Crafting a responsible budget for NH
By approving a $11.3 billion two-year budget, the NH Senate took an important step to grow New Hampshire’s economy and provide vital services to those most in need.
The first step in determining our budget priorities is figuring out how much money we will have to spend. Estimating state revenues more than two years into the future is always uncertain, and it is crucial that we be conservative in our estimates. We saw how painful this mistake could be, when in 2010, rosy revenue estimates failed to materialize, forcing a special session to cover a budget deficit of nearly $300 million.
The estimates on which we based this budget project 2 percent annual growth over the next two years in state General Fund revenues. It would be tempting to count on higher revenues in order to justify higher spending. We certainly hope the economy picks up speed, but you can’t spend hope.
The governor’s budget planned on an additional $110 million in tax increases, on everything from small businesses to cigarettes to car registrations. Our budget contains no tax increases.
In fact, we were able to afford a modest reduction in business taxes, and businesses need the relief. As Massachusetts, Rhode Island, and other states lower taxes in order to attract new business, New Hampshire could soon have the highest business taxes in New England. We already rank 48th in the country.
Tax rates will go down for businesses that employ 95 percent of New Hampshire's private sector workforce, leaving entrepreneurs with more money to reinvest. It will also serve as a beacon that after four years of tepid economic growth, the Granite State is again open for business.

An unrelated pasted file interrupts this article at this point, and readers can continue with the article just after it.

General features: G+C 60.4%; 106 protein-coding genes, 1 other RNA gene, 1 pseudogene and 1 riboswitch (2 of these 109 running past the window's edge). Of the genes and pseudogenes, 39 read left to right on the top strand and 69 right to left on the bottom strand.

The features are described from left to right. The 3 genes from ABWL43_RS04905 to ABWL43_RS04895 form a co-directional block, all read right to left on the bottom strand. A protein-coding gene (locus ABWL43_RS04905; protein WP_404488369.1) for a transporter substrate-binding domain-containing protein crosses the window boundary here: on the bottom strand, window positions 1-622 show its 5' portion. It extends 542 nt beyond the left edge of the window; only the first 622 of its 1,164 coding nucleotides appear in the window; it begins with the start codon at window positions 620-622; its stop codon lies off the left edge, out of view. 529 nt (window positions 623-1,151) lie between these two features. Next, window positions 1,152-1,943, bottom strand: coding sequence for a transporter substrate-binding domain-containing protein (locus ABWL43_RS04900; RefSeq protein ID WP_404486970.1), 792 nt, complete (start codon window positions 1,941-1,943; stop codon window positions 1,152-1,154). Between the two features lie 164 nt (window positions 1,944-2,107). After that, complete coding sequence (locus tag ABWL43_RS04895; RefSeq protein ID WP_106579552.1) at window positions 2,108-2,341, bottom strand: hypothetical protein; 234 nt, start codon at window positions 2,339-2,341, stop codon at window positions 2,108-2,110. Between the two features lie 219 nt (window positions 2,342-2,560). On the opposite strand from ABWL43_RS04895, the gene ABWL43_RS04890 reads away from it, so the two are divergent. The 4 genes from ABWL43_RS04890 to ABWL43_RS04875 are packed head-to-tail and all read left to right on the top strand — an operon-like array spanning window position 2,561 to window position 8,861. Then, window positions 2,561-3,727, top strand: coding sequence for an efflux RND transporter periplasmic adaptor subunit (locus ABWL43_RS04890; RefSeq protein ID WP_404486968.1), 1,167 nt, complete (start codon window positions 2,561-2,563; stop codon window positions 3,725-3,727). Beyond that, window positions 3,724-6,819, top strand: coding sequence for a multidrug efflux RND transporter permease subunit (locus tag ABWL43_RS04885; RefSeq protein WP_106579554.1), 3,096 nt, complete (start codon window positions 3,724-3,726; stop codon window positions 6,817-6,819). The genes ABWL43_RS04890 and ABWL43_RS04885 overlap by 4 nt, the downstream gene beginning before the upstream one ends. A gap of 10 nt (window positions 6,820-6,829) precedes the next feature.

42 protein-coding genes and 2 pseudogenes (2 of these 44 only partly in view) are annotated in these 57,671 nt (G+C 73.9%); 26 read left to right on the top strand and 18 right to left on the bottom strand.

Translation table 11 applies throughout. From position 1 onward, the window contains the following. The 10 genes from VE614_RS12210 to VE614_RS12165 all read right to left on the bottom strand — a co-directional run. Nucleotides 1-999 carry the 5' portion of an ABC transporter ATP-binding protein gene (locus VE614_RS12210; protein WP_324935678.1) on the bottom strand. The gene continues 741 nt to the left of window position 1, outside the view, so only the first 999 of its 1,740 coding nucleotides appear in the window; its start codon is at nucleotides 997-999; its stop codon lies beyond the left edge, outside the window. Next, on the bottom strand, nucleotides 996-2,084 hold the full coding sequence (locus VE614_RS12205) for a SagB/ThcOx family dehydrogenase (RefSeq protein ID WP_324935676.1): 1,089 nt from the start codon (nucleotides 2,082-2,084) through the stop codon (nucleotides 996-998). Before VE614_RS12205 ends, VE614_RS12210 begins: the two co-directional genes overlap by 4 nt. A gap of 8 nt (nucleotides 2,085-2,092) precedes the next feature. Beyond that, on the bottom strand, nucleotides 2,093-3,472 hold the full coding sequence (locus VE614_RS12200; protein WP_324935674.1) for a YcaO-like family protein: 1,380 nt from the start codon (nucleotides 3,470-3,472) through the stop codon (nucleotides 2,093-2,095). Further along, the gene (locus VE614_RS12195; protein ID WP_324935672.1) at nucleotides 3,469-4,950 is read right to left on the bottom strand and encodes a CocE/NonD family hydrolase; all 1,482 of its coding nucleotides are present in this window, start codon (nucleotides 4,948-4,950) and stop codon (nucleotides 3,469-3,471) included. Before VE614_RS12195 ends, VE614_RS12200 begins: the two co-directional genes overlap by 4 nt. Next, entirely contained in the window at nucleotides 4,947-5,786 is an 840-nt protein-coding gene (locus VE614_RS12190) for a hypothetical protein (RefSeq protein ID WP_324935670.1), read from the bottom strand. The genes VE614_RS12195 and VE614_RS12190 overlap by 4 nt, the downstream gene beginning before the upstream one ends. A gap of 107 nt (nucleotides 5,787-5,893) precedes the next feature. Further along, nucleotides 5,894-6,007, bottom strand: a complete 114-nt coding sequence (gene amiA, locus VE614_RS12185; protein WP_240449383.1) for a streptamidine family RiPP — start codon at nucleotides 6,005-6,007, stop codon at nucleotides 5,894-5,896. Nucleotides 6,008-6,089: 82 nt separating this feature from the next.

We’re also proud that this budget more than doubles the state’s Rainy Day Fund to $21 million. Rebuilding our fiscal reserve helps our bond rating and provides a cushion against an unexpected economic downturn.
Ultimately, budgets are about priorities, and our top priority was restoring funding for programs aimed at those most in need.
Within the Department of Health and Human Services, we were able to fully fund developmental disabilities and the waitlist, fully fund Meals on Wheels, and restore funding for ServiceLink, which helps connect seniors to the programs they rely on.
Faced with a growing crisis of opioid and substance abuse, we were able to stand up the alcohol fund by dedicating proceeds from the Liquor Commission for the first time in over a decade. We also ensured that the 10-bed crisis unit at New Hampshire Hospital will open without delay, and restored
Governor Hassan’s cut to nursing homes and home health care providers, also providing a rate increase for home health care providers for the first time since 2006.
The Senate budget lifts the cap on state adequacy grants, providing an additional $4 million to local schools, and increasing state support for charter school students. It increases the state’s investment in the community college system, triggering a two-year freeze on tuition, and increases funding for the university system.
The Senate budget prioritizes road and bridge construction by targeting more money to municipal construction projects, increasing state aid from $60 million to $70 million over the biennium. By restructuring our Highway Fund debt through a federal pilot program, we’re able to use more money on highway construction and maintenance, and less on interest payments.
We’ve restructured our public safety programs to ensure sustainable funding without raiding the Highway Fund. By dedicating funds for Homeland Security, adding positions and overtime at the Department of Corrections, funding the Department of Safety Detective Bureau, and increasing pay for courthouse security, we are meeting the Legislature’s commitment to protecting the public.
Sen. Jeanie Forrester, R-Plymouth, chairs the Senate Finance Committee. Sen. David Boutin, R-Hooksett, chairs the Senate Ways and Means Committee.